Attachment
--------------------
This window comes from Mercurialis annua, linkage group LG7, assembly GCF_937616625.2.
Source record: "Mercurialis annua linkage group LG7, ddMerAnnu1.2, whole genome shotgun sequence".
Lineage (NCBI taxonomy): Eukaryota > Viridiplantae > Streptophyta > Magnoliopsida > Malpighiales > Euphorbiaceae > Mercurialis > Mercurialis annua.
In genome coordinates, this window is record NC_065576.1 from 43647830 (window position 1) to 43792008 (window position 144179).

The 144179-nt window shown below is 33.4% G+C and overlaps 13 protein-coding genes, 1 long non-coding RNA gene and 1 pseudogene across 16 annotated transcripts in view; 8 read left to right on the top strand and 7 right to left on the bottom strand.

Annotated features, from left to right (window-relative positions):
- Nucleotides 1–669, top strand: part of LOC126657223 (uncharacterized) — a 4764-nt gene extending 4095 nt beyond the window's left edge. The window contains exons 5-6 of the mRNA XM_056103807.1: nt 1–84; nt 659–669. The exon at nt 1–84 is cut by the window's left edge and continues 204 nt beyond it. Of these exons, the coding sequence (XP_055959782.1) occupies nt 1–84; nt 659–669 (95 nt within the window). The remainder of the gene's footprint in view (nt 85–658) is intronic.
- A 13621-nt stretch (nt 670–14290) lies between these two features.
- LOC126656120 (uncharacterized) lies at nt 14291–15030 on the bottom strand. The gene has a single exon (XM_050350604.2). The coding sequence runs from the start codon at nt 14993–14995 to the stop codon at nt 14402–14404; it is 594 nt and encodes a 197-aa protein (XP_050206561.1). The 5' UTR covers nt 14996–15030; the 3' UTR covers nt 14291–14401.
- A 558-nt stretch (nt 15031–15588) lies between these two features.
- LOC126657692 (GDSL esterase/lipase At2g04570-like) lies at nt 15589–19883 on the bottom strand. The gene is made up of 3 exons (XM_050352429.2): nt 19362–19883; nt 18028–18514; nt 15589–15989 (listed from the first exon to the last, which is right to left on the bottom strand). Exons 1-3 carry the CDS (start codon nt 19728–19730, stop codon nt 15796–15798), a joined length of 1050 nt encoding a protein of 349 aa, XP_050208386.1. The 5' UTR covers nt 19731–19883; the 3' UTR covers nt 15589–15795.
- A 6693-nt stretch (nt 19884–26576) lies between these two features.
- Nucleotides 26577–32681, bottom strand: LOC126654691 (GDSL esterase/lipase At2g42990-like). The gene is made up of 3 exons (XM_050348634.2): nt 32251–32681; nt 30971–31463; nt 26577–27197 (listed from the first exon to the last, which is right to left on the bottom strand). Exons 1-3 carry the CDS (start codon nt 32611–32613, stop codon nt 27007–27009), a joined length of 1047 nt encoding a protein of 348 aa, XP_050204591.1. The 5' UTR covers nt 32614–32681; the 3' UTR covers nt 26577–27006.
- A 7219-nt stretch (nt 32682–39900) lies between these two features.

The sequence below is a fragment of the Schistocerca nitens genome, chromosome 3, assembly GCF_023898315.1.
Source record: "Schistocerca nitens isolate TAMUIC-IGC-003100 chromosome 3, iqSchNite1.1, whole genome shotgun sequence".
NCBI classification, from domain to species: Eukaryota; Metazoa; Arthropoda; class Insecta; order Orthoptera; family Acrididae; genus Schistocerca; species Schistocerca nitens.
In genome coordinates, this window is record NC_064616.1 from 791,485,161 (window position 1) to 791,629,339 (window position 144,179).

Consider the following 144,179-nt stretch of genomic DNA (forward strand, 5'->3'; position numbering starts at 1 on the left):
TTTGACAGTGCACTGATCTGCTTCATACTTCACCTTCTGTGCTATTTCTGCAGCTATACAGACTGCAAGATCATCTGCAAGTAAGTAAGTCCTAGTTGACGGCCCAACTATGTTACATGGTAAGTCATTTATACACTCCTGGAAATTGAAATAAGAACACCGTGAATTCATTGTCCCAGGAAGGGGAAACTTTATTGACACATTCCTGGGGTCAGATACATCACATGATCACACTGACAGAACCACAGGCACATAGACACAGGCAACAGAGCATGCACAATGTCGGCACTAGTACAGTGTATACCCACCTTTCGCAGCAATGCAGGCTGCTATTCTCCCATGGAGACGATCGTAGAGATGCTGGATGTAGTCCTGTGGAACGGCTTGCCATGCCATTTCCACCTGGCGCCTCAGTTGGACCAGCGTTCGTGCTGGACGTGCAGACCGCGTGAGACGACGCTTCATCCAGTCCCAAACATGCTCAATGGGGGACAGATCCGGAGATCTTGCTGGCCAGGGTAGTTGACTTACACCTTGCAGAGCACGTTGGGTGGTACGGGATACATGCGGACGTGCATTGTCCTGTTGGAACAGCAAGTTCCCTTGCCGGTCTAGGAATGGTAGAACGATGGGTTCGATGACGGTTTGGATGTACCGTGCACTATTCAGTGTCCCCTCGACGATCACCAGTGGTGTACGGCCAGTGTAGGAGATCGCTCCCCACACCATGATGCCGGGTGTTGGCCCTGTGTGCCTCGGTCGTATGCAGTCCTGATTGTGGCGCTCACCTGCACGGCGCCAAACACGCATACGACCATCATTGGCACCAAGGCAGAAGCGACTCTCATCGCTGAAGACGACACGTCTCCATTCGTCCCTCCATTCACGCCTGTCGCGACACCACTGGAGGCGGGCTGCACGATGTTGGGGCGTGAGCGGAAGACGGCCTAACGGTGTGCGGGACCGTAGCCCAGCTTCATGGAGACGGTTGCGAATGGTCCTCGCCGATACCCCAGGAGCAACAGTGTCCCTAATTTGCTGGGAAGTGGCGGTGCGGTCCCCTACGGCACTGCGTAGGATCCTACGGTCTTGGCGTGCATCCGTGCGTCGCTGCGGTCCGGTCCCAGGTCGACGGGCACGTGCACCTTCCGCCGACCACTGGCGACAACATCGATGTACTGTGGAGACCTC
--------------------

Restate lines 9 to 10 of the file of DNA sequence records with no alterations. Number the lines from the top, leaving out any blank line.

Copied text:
- LOC126656120 (uncharacterized) lies at nt 14291–15030 on the bottom strand. The gene has a single exon (XM_050350604.2). The coding sequence runs from the start codon at nt 14993–14995 to the stop codon at nt 14402–14404; it is 594 nt and encodes a 197-aa protein (XP_050206561.1). The 5' UTR covers nt 14996–15030; the 3' UTR covers nt 14291–14401.
- A 558-nt stretch (nt 15031–15588) lies between these two features.